Ore. family's billiard company a global name
Of the roughly 45,000 pool tables sold in the U.S. last year, 5,000 were forged in Oregon using domestic raw materials in a family-owned shop.
As Terry Moldenhauer, sales manager at Golden West Billiards, gave a tour of the factory just north of Milwaukie one recent afternoon, U.S. and Oregon State University flags hung from the ceiling, capturing the national and local allegiances that have kept this family-run company alive for more than 40 years.
All of Golden West's handiwork, from woodcutting to final laminating, is done at 5505 S.E. Johnson Creek Blvd., where the company moved in 1992 after more than two decades in the Los Angeles area. But the privately held company's customers are spread across the globe, from Washington, D.C., to Saudi Arabia. They accounted for annual revenue that surpassed $1 million last year, according to Moldenhauer.
"We've sold tables to every movie star and big athlete you can think of," said Golden West's president, Don Brostoski. "In fact, we just made a real tall pool table for Randy Johnson," the 6-foot-10 retired major league pitcher.
Moldenhaur said Golden West tables have been in dozens of movies, purchased by scores of A-list celebrities and rented one time by the Rolling Stones.
The in-house craftsmanship comes with a hefty price tag, climbing all the way to $70,000 for antique restorations. The company sells some of its more affordable tables on Craigslist, starting around $1,500.
For comparison, the typical price of a prefabricated pool table from a chain retailer hovers just under $1,000. Those tables might be more economical, but Golden West says its cachet and big-name clients are a testament to quality. Even the tables it sells on Craigslist have customizable features, with variations in cloth, wood inlays and table rails. Assembly takes up to six weeks, depending on the order's complexity.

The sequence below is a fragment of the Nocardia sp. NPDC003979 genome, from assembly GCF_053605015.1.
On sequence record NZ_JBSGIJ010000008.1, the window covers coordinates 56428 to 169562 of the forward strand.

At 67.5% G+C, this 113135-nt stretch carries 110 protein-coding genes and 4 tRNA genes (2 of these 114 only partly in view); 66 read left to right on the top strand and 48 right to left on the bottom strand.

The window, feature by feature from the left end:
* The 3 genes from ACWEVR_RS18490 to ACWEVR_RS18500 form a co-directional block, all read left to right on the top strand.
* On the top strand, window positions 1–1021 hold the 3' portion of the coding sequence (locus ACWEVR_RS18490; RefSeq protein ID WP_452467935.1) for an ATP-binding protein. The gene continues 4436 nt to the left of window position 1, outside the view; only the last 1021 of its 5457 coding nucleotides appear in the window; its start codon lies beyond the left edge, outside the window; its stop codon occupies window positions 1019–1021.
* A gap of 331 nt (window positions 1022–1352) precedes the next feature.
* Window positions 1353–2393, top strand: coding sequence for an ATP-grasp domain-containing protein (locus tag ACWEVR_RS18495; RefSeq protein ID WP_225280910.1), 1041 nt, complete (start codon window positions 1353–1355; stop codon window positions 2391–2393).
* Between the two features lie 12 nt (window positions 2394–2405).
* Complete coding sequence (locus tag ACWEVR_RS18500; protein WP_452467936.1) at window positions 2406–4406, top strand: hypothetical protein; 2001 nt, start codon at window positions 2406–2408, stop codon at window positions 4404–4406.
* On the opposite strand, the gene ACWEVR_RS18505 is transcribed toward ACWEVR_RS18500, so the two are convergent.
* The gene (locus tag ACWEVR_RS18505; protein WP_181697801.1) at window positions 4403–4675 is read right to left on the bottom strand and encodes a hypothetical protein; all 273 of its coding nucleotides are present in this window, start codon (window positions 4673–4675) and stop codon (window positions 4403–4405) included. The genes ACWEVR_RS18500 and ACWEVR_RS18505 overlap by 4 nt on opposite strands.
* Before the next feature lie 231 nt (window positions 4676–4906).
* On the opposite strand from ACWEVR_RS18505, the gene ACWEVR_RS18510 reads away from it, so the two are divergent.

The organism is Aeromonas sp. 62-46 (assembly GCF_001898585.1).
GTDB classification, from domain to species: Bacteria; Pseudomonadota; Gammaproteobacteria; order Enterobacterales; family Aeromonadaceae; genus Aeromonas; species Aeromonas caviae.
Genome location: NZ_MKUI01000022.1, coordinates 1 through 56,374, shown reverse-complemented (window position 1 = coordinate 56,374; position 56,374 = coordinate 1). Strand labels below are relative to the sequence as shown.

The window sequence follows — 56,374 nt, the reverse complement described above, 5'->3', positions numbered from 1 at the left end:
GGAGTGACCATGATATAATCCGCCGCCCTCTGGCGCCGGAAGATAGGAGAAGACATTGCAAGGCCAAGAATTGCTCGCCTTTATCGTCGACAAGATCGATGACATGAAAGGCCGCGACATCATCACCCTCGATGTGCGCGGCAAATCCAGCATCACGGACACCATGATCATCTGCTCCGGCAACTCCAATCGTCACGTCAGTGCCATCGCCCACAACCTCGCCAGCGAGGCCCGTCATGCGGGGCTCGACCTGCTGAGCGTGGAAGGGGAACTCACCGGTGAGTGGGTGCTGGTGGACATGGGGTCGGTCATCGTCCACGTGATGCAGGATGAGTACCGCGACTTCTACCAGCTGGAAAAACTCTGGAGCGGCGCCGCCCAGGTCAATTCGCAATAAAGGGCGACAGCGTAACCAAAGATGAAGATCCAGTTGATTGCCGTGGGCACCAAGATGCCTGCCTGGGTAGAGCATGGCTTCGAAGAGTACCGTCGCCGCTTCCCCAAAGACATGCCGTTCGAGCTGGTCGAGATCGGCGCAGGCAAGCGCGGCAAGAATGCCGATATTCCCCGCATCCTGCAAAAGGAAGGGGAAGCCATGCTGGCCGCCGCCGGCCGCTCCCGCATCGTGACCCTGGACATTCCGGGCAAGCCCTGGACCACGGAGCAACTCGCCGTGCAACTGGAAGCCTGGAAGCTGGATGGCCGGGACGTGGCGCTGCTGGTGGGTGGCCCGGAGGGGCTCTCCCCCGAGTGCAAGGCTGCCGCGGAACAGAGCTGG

No matter how granular the wood detailing, all plywood is sourced from North Pacific Lumber in Portland. For hardwood, the company turns to Sherwood-based Hardwood Industries, which gets cherry, maple and pine from the East Coast. For exotic mahogany, Hardwood Industries imports from South America and Africa, adding a caveat to Golden West's homegrown approval seal for special orders.
Yet even in a highly specialized market, the economy has battered Golden West some; the company has halved its production workers, who make up about 80 percent of the company's employees, from 60 to 30.
The cuts have not put a damper on production efficiency: The company has seen demand decline over the past couple of years, notably among national dealers in states that have been hamstrung by debt and low consumer spending. But the company's staff adjusts with demand, said Jackie Stansgar, the company's sale representative.
Nearly all of Golden West's employees, who typically earn $15 to $20 an hour, migrated to the Portland area with the company 18 years ago. Jeff Snyder, 31, of Portland is one of the few local hires. On his way to apply for another job eight years ago, Snyder passed Golden West and then spun a U-turn.